My father and I drive by a homeless man, who stands by the red light with his hands
cupped out, fingers exposed—that January air—and my father rolls down the window to
give him a five, telling me he’s learned it’s better to give money than nothing at all.
As we get on the exit ramp for 495, I tell him about the man I saw in Annapolis the other
day, who was kicking a light post, screaming and weeping. When I saw him I locked my
doors, the way my mother does whenever she sees a dark man walk by. It’s one of those
things I always chastised her for—that electric click, locking door—
What would’ve happened, if I opened my door, gave him money, or maybe some
crackers from my purse? If I embraced him, or bought him some gloves? Would he have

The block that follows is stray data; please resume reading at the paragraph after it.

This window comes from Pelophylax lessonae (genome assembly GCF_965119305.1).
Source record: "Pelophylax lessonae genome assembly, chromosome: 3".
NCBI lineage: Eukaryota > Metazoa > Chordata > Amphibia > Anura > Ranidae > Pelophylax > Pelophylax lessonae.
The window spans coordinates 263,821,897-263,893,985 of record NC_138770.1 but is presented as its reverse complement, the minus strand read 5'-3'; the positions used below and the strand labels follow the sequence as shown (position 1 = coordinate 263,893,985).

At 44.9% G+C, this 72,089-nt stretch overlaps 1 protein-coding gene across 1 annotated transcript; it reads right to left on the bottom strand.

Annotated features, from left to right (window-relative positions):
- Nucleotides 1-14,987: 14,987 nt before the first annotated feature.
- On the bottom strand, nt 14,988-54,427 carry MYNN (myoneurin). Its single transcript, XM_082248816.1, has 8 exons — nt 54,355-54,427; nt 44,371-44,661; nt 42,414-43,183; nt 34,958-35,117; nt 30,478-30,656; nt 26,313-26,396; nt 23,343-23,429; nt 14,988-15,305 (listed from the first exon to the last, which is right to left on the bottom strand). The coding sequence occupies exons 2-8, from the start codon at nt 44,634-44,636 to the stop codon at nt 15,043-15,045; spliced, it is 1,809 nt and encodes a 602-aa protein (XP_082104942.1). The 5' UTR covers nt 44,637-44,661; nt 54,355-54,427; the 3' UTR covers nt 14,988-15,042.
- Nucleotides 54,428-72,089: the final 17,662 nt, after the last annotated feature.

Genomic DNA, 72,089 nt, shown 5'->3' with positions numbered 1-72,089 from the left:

hit me? Grabbed my purse, and ran? Or would he have clung to me, his arms going limp
as he continued to weep?
I am a woman and this is what I have been taught: there are some things that shouldn’t be
risked. I don’t want to test the angels, I say.
My father says: you should be concerned, I’m glad we raised you right.
Our conversation goes silent, as if a solution has been found.
Out the window, it smells like snow and diesel. The sky, overcast like a ceiling. What a
living room this median makes—
My father makes a business call, and right now, I can’t stop thinking about the parable of
the tenant: the owner knows there will be consequences for the message he gives his
servants, yet who finally says:
I will send my son, whom I love; perhaps they will respect him.
Could he have known he would find his son dead at the hands of those workers? He must
have, because we all know who was the father in the parable, and who was the son—and
who am I, to worry about safety when that same Book says He will even feed sparrows?
Because if that Father were a man who valued safety, the hand of God would linger like a
dark forever veil between us and our home.